2. Increased risk of developing depression: Studies have shown that individuals who use marijuana regularly are at an increased risk of developing depression, particularly if they start using marijuana during adolescence. This is likely due to the negative impact that marijuana can have on brain development during this critical period.
  3. Increased risk of suicidal thoughts and behaviors: Some studies have found a link between marijuana use and an increased risk of suicidal thoughts and behaviors. This is particularly concerning for individuals who are already struggling with depression, as suicidal thoughts and behaviors are a common symptom of the condition.
  4. Impaired cognitive function: Chronic marijuana use can lead to impairment in cognitive function, including memory, attention, and decision-making abilities. This can make it more difficult for individuals with depression to manage their symptoms and engage in daily activities.
  5. Dependence and withdrawal: Regular use of marijuana can lead to dependence, and individuals who try to quit may experience withdrawal symptoms, including irritability, anxiety, insomnia, and loss of appetite. These symptoms can exacerbate depression and make it more difficult to manage.

Evidence Based Treatment for Depression

If you are struggling with depression, many treatment options are available.

Cognitive-behavioral therapy (CBT) is a type of psychotherapy that focuses on changing maladaptive thoughts and behaviors. It combines a cognitive and behavioral approach to help people understand, identify, and change their negative thought patterns.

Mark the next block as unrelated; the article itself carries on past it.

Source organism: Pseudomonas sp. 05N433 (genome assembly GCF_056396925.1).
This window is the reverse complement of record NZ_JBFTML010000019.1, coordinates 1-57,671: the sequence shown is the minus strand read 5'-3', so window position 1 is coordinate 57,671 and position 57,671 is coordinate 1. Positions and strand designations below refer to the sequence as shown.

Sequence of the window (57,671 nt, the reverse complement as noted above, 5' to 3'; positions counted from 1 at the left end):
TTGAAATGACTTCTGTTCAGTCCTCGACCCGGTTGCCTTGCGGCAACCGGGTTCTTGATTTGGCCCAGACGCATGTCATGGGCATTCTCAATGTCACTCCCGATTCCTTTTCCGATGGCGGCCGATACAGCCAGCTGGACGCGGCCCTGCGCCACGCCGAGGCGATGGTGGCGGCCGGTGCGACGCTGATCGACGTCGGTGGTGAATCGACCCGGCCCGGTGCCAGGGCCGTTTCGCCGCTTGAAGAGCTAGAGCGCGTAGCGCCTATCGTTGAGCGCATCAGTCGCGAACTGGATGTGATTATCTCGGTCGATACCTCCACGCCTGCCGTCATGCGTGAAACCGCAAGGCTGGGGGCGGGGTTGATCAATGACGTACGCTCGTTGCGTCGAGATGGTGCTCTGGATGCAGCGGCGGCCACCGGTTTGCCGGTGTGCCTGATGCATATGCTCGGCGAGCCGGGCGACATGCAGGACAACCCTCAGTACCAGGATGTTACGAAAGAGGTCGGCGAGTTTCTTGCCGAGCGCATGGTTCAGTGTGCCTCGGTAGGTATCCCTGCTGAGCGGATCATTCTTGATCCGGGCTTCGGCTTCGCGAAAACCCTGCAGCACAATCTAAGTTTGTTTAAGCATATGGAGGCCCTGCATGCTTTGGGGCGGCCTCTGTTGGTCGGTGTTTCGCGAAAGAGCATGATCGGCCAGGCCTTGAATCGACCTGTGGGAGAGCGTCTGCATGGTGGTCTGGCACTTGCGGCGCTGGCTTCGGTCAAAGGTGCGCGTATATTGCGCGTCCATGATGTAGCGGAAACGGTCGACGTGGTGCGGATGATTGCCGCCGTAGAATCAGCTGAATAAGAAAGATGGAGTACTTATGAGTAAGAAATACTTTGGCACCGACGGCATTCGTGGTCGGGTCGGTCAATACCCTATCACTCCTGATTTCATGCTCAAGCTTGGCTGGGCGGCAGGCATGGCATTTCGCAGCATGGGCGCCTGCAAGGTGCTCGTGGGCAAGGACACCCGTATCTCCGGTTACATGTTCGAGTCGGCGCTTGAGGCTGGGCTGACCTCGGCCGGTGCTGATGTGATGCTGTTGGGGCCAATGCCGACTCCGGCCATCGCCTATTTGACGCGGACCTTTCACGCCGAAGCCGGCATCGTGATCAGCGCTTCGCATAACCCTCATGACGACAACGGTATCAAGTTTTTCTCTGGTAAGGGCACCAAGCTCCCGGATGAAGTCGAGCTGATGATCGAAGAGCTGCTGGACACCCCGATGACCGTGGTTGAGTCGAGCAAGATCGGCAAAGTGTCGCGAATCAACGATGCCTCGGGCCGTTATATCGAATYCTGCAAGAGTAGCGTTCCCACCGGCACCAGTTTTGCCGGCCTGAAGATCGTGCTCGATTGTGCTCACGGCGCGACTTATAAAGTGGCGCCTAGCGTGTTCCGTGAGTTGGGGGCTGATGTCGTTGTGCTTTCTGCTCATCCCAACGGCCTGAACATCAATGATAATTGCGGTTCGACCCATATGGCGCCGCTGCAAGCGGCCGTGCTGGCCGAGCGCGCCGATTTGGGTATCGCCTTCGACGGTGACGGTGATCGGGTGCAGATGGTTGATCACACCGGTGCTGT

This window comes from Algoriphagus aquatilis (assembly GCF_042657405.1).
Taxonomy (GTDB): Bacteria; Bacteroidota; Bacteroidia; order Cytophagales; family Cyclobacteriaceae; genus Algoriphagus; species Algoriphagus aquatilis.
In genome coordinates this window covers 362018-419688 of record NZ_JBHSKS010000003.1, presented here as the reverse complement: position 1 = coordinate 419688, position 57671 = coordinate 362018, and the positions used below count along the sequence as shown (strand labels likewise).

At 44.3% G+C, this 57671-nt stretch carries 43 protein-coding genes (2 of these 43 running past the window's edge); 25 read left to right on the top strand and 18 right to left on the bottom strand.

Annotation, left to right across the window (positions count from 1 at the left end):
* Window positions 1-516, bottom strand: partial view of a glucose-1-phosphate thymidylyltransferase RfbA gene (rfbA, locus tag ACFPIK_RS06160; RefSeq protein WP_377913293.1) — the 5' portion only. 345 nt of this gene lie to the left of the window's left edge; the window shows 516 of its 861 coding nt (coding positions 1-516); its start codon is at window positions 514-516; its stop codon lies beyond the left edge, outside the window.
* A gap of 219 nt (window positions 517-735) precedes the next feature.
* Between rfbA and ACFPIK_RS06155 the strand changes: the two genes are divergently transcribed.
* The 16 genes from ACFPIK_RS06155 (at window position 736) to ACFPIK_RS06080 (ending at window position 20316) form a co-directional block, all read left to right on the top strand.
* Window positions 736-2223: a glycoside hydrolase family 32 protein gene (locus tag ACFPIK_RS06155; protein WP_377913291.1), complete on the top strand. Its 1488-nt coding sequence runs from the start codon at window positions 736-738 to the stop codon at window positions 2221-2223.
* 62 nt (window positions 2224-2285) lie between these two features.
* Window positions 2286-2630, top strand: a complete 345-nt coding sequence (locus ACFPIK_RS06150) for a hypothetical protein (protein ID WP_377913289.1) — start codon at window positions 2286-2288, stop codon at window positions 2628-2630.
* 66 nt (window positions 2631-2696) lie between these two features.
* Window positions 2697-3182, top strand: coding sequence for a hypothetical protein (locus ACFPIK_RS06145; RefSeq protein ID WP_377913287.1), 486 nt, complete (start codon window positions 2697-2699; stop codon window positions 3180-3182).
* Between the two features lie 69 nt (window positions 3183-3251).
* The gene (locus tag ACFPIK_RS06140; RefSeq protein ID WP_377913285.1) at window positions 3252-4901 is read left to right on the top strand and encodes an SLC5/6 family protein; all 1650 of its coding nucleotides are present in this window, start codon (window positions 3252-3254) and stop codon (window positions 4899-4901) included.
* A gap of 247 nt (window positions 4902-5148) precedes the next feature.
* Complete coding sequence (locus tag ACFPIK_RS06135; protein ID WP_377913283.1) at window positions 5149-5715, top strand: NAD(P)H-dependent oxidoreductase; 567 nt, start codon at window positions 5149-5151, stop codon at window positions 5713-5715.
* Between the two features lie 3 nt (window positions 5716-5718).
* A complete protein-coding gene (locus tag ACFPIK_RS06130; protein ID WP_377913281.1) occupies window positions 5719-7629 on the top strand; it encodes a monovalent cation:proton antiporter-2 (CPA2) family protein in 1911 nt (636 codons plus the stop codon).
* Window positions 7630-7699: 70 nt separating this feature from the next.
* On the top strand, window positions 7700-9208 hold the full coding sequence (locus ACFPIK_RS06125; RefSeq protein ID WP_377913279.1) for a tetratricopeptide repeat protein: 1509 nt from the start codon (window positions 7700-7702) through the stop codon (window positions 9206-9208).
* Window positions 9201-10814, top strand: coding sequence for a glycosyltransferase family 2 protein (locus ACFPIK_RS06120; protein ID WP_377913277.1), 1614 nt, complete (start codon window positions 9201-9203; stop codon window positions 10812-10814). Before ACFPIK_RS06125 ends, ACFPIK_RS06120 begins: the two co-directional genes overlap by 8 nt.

Antidepressant medication can also be an effective treatment for depression. Exercise, nutrition, and self-care are essential components of a well-rounded approach to treating depression.

Transcranial magnetic stimulation (TMS) is a non-invasive brain stimulation technique that has been shown to be effective in the treatment of depression. TMS involves the use of a magnetic coil that is placed on the scalp, which generates a magnetic field that can stimulate the brain’s nerve cells.

TMS is typically used as a treatment option for individuals with depression who have not responded to traditional treatments, such as antidepressant medication and psychotherapy. The therapy is generally well-tolerated, with few side effects, and does not require anesthesia or sedation.

Why Risk Using Marijuana for Depression?

Marijuana use is associated with a variety of short-term and long-term effects on mental health. Some people may find that marijuana relieves their symptoms of depression, while others may find that it worsens their symptoms.

But there is no need to experiment or test. There are many documented approaches to managing depression—ones that do not come with the same risks as marijuana use.

If you are considering using marijuana to treat your depression, it is important to speak with a mental health professional first. If you want to know more about treatment for depression, please call us today. Our team is ready to answer your questions and offer you options for a plan that makes sense to you.